But critics argue that Asda's absence from city centres means that the company will find it difficult to lure better-off and, therefore, higher- spending shoppers away from accessible urban locations such as the Tesco Metro stores.

Nor is it clear whether loyal customers will make the cultural leap of associating out-of-town shopping centres with department stores of old, where just about everything can be bought under one roof.

There are also fears that Asda might embark on the acquisition trail to keep growth going.

Although a bid for its local rival, Wm Morrison, might run into monopoly problems, some of the Somerfield estate, which takes in the old Gateway stores, cannot be ruled out.

Asda's recent decision to buy out British Aerospace from its Burwood House retail property joint venture adds around pounds 350m of borrowings to the balance sheet. But taking on debt is unlikely to hinder any expansion plans, as gearing is still low at about 20 per cent of shareholders' funds, and Asda is generating pots of cash.

These strategic uncertainties should make investors pause before pushing the shares any higher. Certainly, the 14 per cent premium to the market is becoming increasingly hard to justify now that the recovery story looks played out. Perhaps the best option is to pocket the difference and bag some profits.

Asda Share price 109p Prospective yield 2.9% Prospective price-earnings ratio 16 Dividend cover 2.7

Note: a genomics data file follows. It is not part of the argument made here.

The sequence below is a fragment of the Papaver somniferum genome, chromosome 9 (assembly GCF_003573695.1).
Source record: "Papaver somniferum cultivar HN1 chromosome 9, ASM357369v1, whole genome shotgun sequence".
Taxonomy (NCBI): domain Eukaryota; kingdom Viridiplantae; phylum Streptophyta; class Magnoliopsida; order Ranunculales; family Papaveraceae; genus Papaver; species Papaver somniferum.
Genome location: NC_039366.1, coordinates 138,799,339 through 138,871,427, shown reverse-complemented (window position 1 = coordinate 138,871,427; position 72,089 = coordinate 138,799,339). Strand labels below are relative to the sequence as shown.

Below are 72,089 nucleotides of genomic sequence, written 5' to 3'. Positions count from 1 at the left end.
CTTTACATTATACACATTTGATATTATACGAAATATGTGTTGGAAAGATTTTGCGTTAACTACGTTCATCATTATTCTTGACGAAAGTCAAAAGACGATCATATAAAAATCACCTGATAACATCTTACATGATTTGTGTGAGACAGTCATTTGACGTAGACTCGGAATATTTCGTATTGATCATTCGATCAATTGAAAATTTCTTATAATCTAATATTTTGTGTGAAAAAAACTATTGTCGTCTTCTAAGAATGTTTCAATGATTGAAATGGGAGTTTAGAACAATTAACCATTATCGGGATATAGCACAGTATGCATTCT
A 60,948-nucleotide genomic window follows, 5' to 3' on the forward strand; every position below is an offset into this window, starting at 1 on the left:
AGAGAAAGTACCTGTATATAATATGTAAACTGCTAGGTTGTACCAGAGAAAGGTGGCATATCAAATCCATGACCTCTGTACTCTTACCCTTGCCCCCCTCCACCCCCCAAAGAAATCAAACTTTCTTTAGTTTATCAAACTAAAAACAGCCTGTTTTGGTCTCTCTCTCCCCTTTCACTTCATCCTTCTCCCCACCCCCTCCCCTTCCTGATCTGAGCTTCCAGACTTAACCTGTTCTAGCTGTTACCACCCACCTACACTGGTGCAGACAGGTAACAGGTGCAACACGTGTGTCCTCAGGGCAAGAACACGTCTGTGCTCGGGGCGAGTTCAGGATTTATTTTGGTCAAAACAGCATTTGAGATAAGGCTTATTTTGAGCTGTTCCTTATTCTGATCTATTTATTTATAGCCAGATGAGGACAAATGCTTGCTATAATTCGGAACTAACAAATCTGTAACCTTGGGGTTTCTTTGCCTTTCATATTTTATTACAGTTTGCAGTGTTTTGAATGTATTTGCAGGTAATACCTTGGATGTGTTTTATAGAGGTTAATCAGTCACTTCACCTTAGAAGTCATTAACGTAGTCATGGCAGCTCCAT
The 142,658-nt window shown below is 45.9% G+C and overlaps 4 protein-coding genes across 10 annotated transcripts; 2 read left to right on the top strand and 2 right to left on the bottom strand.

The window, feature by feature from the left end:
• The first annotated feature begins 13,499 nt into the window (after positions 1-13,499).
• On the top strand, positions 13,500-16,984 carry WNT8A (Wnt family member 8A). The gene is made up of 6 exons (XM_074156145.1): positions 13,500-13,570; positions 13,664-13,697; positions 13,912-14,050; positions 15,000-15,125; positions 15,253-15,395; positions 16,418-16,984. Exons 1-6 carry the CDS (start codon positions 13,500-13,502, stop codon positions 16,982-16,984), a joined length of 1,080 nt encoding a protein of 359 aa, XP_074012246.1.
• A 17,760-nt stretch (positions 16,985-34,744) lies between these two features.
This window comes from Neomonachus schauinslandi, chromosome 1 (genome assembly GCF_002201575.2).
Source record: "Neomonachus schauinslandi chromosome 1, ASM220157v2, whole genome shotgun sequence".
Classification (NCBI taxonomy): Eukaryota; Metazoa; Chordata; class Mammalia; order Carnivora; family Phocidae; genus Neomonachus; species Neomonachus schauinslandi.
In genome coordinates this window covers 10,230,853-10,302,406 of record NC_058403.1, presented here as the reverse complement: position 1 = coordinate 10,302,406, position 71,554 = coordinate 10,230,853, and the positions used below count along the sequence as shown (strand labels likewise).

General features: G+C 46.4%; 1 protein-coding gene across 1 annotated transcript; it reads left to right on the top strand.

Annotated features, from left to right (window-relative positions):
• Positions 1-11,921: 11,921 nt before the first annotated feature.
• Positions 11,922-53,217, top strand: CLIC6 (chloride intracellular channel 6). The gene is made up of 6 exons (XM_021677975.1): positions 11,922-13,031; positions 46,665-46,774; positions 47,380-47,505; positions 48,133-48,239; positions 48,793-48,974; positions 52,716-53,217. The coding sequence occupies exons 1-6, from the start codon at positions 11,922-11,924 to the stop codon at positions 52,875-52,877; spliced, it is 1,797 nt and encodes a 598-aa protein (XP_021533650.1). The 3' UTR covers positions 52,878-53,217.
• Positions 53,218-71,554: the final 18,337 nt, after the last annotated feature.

1994 1995 1996*

Sales pounds 4.88bn pounds 5.29bn pounds 5.68bn Pre-tax profits pounds 183m pounds 246m pounds 282m Earnings per share 4.4p 5.9p 6.7p Dividend per share 1.8p 2.2p 2.5p * Panmure Gordon estimates

Start your day with The Independent, sign up for daily news emails
Life and Style
Living for the moment: Julianne Moore playing Alzheimer’s sufferer Alice
health
News
Jay Z
businessJay-Z's bid for Spotify rival could be blocked
News
The spider makes its break for freedom
VIDEO
Voices
A propaganda video shows Isis forces near Tikrit
voicesAdam Walker: The Koran has violent passages, but it also has others that explicitly tells us how to interpret them
Sport
Ashley Young celebrates the winner for Manchester United against Newcastle
footballNewcastle v United player ratings
Arts and Entertainment
books
ebooks
ebooksA special investigation by Andy McSmith
Latest stories from i100
Have you tried new the Independent Digital Edition apps?
Independent Dating
and  

By clicking 'Search' you
are agreeing to our
Terms of Use.

iJobs Job Widget
iJobs Money & Business

Ashdown Group: Graduate Application Support Analyst

£25000 - £30000 per annum + benefits: Ashdown Group: A global leader operating...

Reach Volunteering: External Finance Trustee Needed!

Voluntary post, reasonable expenses reimbursed: Reach Volunteering: Would you ...

Christine McCleave: FP&A Analyst

£36,000 - £40,000: Christine McCleave: Are you looking for a new opportunity a...

Recruitment Genius: Sales Executive - OTE £40,000

£15000 - £18000 per annum: Recruitment Genius: This is a great opportunity for...

Day In a Page

War with Isis: Iraq's government fights to win back Tikrit from militants - but then what?